Wellingtonian editorial: The overseas infatuation

We at the The Wellingtonian are no great fans of city council chief executive Garry Poole.

After 15 years in his job, he has appeared increasingly muddled in his thinking and has been a poor communicator.

The days of him bringing zest and new ideas to his role seem long gone. However, he has continued to claim an annual salary of $420,000, grotesque in this era of apparent austerity.

So we were happy when Mr Poole's position was not simply rolled over last year.

Instead the council advertised the chief executive's position and then drew up a shortlist of four - Mr Poole, Cornwall Council chief executive Kevin Lavery, a Dunedin official of moderate ability and another, more capable, person currently in a chief executive role in Wellington.

The council went for the Englishman, by a 9-6 vote.

He has been offered a five- year term at $400,000-plus a year.

What odds he doesn't see out his term and is paid out, at ratepayers' expense?

It's a pity the councillors got all misty-eyed at the thought of hiring someone from overseas for such a key role.

We've been down this path before.

In the 1990s Angela Griffin, fresh from working at the Redditch and Sandwell borough councils, landed the council chief executive role, and the accompanying gobsmacking salary.

Ms Griffin's time in Wellington was hardly a triumph and illustrated that where possible it's better to hire a local. (She has gone on to become urban sector manager of the World Bank, and her Wellington council role figures prominently on her CV.)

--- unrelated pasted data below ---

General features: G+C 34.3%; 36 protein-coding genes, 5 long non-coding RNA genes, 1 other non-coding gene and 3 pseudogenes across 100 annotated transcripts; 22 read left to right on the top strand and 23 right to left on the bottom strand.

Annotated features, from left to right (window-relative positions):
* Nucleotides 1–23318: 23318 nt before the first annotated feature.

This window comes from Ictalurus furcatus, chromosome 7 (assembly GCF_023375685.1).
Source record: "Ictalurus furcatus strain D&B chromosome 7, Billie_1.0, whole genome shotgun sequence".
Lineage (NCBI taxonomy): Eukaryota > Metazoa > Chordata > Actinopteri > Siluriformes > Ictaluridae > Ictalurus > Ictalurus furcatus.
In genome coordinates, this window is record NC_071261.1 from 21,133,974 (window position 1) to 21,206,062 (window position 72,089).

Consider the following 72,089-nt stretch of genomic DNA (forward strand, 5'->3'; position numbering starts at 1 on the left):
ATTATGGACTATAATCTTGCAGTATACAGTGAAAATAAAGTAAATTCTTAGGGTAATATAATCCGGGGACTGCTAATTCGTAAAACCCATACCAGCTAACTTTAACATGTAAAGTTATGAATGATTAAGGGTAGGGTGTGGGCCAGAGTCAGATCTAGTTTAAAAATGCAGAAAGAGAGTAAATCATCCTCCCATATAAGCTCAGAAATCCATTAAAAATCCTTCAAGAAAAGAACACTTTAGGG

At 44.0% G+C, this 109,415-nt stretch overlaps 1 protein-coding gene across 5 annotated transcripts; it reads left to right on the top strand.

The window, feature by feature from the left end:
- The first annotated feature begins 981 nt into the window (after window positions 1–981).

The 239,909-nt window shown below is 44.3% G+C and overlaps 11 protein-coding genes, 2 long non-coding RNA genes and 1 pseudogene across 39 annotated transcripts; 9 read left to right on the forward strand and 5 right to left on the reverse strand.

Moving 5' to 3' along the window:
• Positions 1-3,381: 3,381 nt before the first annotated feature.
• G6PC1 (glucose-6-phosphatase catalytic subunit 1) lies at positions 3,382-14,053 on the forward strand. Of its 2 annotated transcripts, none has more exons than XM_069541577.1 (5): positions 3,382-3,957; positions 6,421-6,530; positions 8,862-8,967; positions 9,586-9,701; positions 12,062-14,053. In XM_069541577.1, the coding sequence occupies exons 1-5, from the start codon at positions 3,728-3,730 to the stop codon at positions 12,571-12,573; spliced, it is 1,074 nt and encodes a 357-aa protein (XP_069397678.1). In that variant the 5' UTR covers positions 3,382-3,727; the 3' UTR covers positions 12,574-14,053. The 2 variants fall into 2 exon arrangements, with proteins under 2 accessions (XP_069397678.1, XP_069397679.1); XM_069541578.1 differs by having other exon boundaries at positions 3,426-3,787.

When contemplating hiring someone from overseas - for a government, local body or sports position - a rule of thumb might be: If they were any good wouldn't they be doing it in their own country?

In a recent interview, Mr Lavery made much of his love of rugby and how his children would attend Wellington schools.

He said Wellington was in a great position to grow and "be free of the financial strain of Cornwall".

Really? Has he heard about our earthquake-strengthening and leaky homes crises?

We'd prefer a chief executive who knows what "Wahine Day" refers to, is familiar with School C, knows what Black Magic was, knows who wrote the "mother of all budgets" and remembers the carless days of the 1970s . . . in short, a New Zealander.

Instead we'll spend a fortune (quite apart from his interview travel to New Zealand, removal expenses for his family and legal costs), educating Mr Lavery about New Zealand.

Then, chances are, he'll be gone, with another impressive- looking line on his CV.

At the moment he's at pains to please.

Thus: "Wellington is big enough to pack a punch without amalgamation."

It would be good if he really understood the situation before uttering that sort of stuff.

Some councillors might have outsmarted themselves.

Many of those who voted for Mr Lavery have railed against the super-city concept for Wellington region.

But in Cornwall he oversaw the transition of a county council responsible for six district councils into a single authority with 123 councillors (!).

Don't be surprised if the council's chief executive punt turns out to be a costly blunder.

The Wellingtonian